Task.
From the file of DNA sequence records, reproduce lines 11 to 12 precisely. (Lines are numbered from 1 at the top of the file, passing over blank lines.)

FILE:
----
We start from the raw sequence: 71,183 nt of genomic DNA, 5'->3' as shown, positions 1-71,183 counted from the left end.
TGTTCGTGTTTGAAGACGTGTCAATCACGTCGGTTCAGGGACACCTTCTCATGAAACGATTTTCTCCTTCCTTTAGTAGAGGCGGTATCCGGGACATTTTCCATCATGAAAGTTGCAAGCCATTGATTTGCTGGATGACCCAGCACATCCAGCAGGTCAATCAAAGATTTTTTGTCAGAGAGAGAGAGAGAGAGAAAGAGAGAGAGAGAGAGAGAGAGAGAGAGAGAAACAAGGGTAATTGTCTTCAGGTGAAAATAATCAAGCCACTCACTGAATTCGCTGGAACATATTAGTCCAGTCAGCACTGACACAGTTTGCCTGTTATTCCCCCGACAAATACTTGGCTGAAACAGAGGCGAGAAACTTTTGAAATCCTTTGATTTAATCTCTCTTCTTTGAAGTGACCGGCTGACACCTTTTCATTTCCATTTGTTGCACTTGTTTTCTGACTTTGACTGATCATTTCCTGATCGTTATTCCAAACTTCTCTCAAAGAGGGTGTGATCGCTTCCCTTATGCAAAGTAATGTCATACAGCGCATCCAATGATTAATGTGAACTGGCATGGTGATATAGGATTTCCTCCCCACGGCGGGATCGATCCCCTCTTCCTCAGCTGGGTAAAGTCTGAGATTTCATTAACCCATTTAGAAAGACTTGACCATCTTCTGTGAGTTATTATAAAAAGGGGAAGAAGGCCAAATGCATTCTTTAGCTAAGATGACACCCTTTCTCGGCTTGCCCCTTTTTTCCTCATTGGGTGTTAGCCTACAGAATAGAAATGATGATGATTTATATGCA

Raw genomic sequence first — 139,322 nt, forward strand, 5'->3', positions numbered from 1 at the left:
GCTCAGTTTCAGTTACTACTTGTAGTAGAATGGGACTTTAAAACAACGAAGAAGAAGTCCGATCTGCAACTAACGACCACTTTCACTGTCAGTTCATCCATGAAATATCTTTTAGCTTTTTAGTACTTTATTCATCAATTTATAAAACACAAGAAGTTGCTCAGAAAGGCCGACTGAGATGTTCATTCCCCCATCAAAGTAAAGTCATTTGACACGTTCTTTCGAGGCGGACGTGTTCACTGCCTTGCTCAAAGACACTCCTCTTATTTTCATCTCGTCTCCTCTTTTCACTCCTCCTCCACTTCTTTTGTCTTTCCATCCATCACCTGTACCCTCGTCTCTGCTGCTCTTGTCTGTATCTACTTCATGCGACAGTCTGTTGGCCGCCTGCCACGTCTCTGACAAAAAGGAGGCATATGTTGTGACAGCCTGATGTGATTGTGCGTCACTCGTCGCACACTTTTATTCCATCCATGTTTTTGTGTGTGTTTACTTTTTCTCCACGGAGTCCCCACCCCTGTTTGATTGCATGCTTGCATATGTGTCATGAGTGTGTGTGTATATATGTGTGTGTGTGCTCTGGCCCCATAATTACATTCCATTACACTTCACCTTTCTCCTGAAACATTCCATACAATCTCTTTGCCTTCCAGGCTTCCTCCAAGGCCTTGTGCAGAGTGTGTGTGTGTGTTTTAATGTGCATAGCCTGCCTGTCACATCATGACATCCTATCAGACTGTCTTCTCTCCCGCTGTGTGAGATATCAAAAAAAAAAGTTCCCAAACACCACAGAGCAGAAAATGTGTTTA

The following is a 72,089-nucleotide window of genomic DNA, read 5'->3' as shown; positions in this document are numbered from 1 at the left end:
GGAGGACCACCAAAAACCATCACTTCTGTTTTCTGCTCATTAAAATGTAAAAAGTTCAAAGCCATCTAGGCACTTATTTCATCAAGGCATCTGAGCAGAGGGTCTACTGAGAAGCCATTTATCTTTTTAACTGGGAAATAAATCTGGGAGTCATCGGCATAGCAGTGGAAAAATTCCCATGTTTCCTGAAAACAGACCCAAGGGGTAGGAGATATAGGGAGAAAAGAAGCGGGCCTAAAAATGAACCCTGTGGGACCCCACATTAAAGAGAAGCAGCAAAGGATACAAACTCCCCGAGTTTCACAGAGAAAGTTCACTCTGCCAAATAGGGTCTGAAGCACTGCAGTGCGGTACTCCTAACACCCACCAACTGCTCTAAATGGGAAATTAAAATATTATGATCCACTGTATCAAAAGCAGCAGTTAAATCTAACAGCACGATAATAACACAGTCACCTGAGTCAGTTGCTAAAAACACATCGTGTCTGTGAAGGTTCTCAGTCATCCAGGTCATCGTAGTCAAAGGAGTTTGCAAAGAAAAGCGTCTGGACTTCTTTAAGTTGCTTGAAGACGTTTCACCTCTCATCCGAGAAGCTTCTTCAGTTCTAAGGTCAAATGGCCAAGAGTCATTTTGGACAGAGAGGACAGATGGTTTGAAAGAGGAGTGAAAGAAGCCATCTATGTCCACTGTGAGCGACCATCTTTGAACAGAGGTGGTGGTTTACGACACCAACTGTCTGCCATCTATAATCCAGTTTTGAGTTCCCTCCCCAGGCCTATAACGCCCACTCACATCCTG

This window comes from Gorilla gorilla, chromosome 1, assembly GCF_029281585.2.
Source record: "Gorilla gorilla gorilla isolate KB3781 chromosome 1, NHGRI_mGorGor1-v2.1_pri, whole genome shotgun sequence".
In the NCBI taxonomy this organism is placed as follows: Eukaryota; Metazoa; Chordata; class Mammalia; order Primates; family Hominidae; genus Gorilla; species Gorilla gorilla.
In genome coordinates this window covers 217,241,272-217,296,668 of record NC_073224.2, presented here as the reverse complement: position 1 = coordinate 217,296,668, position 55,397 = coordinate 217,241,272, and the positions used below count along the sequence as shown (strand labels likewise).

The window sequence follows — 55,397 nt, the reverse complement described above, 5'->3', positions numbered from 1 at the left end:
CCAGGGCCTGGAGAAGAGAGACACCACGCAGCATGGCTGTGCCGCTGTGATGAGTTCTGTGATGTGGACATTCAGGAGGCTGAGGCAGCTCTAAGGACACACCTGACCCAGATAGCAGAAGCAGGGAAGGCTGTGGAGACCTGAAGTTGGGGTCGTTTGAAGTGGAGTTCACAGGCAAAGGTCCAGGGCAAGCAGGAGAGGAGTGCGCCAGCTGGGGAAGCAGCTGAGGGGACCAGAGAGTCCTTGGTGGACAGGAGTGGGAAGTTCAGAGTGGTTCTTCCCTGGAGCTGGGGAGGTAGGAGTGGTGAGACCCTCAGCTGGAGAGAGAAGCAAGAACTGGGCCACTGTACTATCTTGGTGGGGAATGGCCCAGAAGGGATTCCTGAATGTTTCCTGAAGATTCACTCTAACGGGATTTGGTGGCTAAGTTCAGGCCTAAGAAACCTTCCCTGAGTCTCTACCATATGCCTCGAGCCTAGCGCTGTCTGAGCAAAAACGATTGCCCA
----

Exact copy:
The window sequence follows — 55,397 nt, the reverse complement described above, 5'->3', positions numbered from 1 at the left end:
CCAGGGCCTGGAGAAGAGAGACACCACGCAGCATGGCTGTGCCGCTGTGATGAGTTCTGTGATGTGGACATTCAGGAGGCTGAGGCAGCTCTAAGGACACACCTGACCCAGATAGCAGAAGCAGGGAAGGCTGTGGAGACCTGAAGTTGGGGTCGTTTGAAGTGGAGTTCACAGGCAAAGGTCCAGGGCAAGCAGGAGAGGAGTGCGCCAGCTGGGGAAGCAGCTGAGGGGACCAGAGAGTCCTTGGTGGACAGGAGTGGGAAGTTCAGAGTGGTTCTTCCCTGGAGCTGGGGAGGTAGGAGTGGTGAGACCCTCAGCTGGAGAGAGAAGCAAGAACTGGGCCACTGTACTATCTTGGTGGGGAATGGCCCAGAAGGGATTCCTGAATGTTTCCTGAAGATTCACTCTAACGGGATTTGGTGGCTAAGTTCAGGCCTAAGAAACCTTCCCTGAGTCTCTACCATATGCCTCGAGCCTAGCGCTGTCTGAGCAAAAACGATTGCCCA